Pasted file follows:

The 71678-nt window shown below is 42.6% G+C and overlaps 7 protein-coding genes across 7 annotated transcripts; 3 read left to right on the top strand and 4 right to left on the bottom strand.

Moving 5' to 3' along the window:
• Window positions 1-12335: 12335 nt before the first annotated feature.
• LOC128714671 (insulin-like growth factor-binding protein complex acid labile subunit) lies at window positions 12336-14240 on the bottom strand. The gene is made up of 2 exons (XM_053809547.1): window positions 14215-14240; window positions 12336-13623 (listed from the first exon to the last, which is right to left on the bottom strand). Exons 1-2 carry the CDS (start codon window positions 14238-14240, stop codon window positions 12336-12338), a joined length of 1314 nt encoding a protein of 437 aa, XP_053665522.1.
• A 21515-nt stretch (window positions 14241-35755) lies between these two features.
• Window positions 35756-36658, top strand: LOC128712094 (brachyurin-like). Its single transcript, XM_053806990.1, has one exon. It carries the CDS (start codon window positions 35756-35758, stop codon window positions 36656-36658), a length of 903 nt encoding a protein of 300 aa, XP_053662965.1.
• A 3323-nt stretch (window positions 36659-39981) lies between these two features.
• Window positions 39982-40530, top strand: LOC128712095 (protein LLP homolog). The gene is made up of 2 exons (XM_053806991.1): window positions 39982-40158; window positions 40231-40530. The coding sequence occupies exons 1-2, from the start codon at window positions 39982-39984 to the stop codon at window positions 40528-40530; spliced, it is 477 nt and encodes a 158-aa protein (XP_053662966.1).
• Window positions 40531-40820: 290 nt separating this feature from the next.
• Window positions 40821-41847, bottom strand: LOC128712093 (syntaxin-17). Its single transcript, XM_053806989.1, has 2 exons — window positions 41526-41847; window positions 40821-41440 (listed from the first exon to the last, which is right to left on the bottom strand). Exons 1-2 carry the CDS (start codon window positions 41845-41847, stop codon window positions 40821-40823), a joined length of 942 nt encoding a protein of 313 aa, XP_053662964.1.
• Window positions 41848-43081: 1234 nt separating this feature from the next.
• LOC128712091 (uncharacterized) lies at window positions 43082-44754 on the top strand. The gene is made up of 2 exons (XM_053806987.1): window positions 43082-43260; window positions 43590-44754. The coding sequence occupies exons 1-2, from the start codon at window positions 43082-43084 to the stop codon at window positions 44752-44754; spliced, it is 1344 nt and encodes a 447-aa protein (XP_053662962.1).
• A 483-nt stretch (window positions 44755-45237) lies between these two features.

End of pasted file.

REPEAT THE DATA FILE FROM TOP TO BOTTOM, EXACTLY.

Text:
The 71678-nt window shown below is 42.6% G+C and overlaps 7 protein-coding genes across 7 annotated transcripts; 3 read left to right on the top strand and 4 right to left on the bottom strand.

Moving 5' to 3' along the window:
• Window positions 1-12335: 12335 nt before the first annotated feature.
• LOC128714671 (insulin-like growth factor-binding protein complex acid labile subunit) lies at window positions 12336-14240 on the bottom strand. The gene is made up of 2 exons (XM_053809547.1): window positions 14215-14240; window positions 12336-13623 (listed from the first exon to the last, which is right to left on the bottom strand). Exons 1-2 carry the CDS (start codon window positions 14238-14240, stop codon window positions 12336-12338), a joined length of 1314 nt encoding a protein of 437 aa, XP_053665522.1.
• A 21515-nt stretch (window positions 14241-35755) lies between these two features.
• Window positions 35756-36658, top strand: LOC128712094 (brachyurin-like). Its single transcript, XM_053806990.1, has one exon. It carries the CDS (start codon window positions 35756-35758, stop codon window positions 36656-36658), a length of 903 nt encoding a protein of 300 aa, XP_053662965.1.
• A 3323-nt stretch (window positions 36659-39981) lies between these two features.
• Window positions 39982-40530, top strand: LOC128712095 (protein LLP homolog). The gene is made up of 2 exons (XM_053806991.1): window positions 39982-40158; window positions 40231-40530. The coding sequence occupies exons 1-2, from the start codon at window positions 39982-39984 to the stop codon at window positions 40528-40530; spliced, it is 477 nt and encodes a 158-aa protein (XP_053662966.1).
• Window positions 40531-40820: 290 nt separating this feature from the next.
• Window positions 40821-41847, bottom strand: LOC128712093 (syntaxin-17). Its single transcript, XM_053806989.1, has 2 exons — window positions 41526-41847; window positions 40821-41440 (listed from the first exon to the last, which is right to left on the bottom strand). Exons 1-2 carry the CDS (start codon window positions 41845-41847, stop codon window positions 40821-40823), a joined length of 942 nt encoding a protein of 313 aa, XP_053662964.1.
• Window positions 41848-43081: 1234 nt separating this feature from the next.
• LOC128712091 (uncharacterized) lies at window positions 43082-44754 on the top strand. The gene is made up of 2 exons (XM_053806987.1): window positions 43082-43260; window positions 43590-44754. The coding sequence occupies exons 1-2, from the start codon at window positions 43082-43084 to the stop codon at window positions 44752-44754; spliced, it is 1344 nt and encodes a 447-aa protein (XP_053662962.1).
• A 483-nt stretch (window positions 44755-45237) lies between these two features.